Although not fully hardy in the UK, Gunnera manicata is grown successfully in sheltered sites. It is over-wintered by protecting the crown with upturned leaves cut off in the autumn. If you want to see what happens when a team of horticulturists put Gunnera 'to bed' for the winter, have a look at the @OBGHA twitter feed from October 2013. There's some great pictures!

Now, in late spring/early summer the cycle of growth begins again with the giant leaves unfurling and the magnificent but unearthly flower spikes emerge.

Unlike the Rheum species discussed below, relatively little is known about the chemical constituents of Gunnera manicata. Brazilian researchers have however begun to investigate its anti-microbial properties. What is known is that the stems and adventitious roots are home to symbiotic microorganisms such as Nostoc punctiforme (See Plant of the Month for February 2015) a nitrogen-fixing cyanobacteria. The cyanobacteria produces a toxic amino acid, beta methyl amino alanine (BMAA).

Picture lower right: The flowers of Gunnera manicata by Dezidor

Further reading:

Chemical constituents and pharmacological profile of Gunnera manicata L. extracts.
Braz. J. Pharm. Sci. vol.50 no.1 São Paulo Jan/Mar 2014


Medicinal Plant of the Month

Rheum palmatum, rhubarb, Polygonaceaerhubarb

At this time of year, in gardens and allotments across the country, those juicy pink stems of rhubarb are growing strongly. Thoughts turn to rhubarb crumbles, rhubarb chutneys, jams and other edible delights. The rhubarb we grow for eating include a number of domesticated varieties recognised as Rheum x hybridum by the Royal Horticultural Society. The petioles (leaf stems) are edible, but the leaves contain oxalic acid, rendering them toxic to humans.

There are 30 species of Rheum originating across Europe, temperate and warm Asia. This species originating in North-western China and Tibet. The rhubarb plant is a veritable chemical factory producing lots of interesting molecules – some of which are medicinally useful.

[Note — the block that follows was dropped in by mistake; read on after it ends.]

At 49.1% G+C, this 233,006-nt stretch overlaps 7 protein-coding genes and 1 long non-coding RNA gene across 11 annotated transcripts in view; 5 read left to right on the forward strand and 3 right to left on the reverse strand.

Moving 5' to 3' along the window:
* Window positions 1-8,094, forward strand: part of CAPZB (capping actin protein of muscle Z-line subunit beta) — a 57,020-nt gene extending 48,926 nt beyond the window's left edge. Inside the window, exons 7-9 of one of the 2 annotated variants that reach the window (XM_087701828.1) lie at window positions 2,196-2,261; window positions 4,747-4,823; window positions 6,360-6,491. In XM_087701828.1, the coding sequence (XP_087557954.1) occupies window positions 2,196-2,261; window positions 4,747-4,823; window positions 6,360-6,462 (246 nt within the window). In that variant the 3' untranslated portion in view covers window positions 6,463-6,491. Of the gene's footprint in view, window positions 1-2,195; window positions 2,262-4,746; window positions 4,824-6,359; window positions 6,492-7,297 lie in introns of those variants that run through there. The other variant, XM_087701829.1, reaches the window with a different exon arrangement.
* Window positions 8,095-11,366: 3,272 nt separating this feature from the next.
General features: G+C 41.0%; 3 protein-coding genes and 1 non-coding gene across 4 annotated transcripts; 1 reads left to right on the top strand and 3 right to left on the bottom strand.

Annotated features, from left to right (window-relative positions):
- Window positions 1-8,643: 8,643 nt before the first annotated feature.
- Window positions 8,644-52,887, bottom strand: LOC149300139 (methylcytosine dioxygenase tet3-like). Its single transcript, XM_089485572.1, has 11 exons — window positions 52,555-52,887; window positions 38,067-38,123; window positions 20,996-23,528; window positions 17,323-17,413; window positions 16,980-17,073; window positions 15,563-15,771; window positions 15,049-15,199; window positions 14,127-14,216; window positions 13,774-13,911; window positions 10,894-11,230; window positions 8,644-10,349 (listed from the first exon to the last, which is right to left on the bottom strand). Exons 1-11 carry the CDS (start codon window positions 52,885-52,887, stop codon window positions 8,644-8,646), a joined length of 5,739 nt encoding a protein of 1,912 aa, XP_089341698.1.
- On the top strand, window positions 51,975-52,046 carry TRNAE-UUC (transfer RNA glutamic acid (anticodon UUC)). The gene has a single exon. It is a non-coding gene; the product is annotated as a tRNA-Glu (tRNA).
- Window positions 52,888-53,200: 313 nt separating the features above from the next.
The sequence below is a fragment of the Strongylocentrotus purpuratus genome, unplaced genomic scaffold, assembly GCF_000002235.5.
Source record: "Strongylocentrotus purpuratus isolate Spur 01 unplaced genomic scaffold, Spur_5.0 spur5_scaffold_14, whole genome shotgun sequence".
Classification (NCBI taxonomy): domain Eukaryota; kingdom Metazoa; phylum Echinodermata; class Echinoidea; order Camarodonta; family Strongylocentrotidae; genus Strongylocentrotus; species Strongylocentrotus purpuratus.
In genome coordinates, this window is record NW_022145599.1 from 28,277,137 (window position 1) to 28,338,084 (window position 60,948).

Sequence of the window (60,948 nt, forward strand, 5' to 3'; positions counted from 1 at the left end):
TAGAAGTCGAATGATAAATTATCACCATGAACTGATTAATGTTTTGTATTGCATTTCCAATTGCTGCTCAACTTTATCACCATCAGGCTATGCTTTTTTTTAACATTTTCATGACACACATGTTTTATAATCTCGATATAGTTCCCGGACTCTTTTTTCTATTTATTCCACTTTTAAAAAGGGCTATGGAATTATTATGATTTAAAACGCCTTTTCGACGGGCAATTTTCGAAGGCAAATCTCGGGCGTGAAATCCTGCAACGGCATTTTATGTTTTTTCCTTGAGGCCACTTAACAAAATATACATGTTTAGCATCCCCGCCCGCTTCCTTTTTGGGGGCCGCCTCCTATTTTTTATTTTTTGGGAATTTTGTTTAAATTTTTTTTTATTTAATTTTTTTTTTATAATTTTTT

Historically it has been the root of the rhubarb plant that is used medicinally. The root contains a large and variable number of hydroxyanthracene derivatives, most of which are present as anthraquinone (anthrone) glycosides of the main aglycones including chrysophanol and chrysarobin. The root is made into a powder which has been used as a treatment for both diarrhoea and constipation (in different doses). However, dithranol, an anthrone of very similar chemical structure to both chrysophanol and chrysarobin is used as a treatment for psoriasis. It acts by interfering with the energy supply to cells thus slowing down the excessive cell division that occurs in psoriatic plaques.

For the ornamental garden, Rheum palmatum 'Atrosanguineum' is a striking addition if you have a large enough space. With a height and spread of 2m this clump forming perennial has very large, deeply cut lobed leaves that are a dark red when young. The crimson flowers are borne in large fluffy panicles in early summer.

Upper: Rheum palmatum by Wayne Boucher
Middle: https: Rhubarb sticks by Jeremy Keith
https: Rhei radix (chopped rhubarb roots used as a herbal medicine) by Rillke


Alison Foster


News from our Associates

Commercial Horticultural AssociationCHA
Following a successful spring taking groups to IPM Essen and Fruit Logistica the CHA is now preparing for a busy Autumn. They will be taking groups to three shows; the Naivasha Horticultural Fair in Kenya between 18-19 September 2015; The International Horticultural Trade Fair at Vijfhuizen, Holland between 4-6 November 2015; Growtech Eurasia in Antalya, Turkey between 2-5 December 2015. Grants will be available for eligible UK companies wishing to partcipate and anyone interested should contact CHA.

Society of BiologySociety of Biology
The Society gave a detailed response to the review of the Research Councils, led by Paul Nurse. Key to this response was the need to address interdisciplinary and cross-disciplinary research.

UK Plant Science FederationUKPSF (Plant Science)
Last month saw the Federation's annual Plant Science conference, UK PlantSci, held this year at Harper Adams; a location synonymous with agriculture, not only by location, but, for those who have been there, also by smell - apparently the air-conditioning fed air from the cattle pens into the conference hall! Highlights of the conference can be found here. This month will see the third Fascination of Plants Day, a nationwide celebration of plants, to be held at many locations on or around 18 May. Fascination of Plants Day is organised under the umbrella of the European Plant Science Organisation (EPSO) to encourage people around the world to celebrate the importance of plant science.


Horticulture Industry News

For the very latest horticultural news follow us on Facebook iconFacebook,TwitterTwitter, or Linked InLinkedIn

Sweet potato is a natural GMO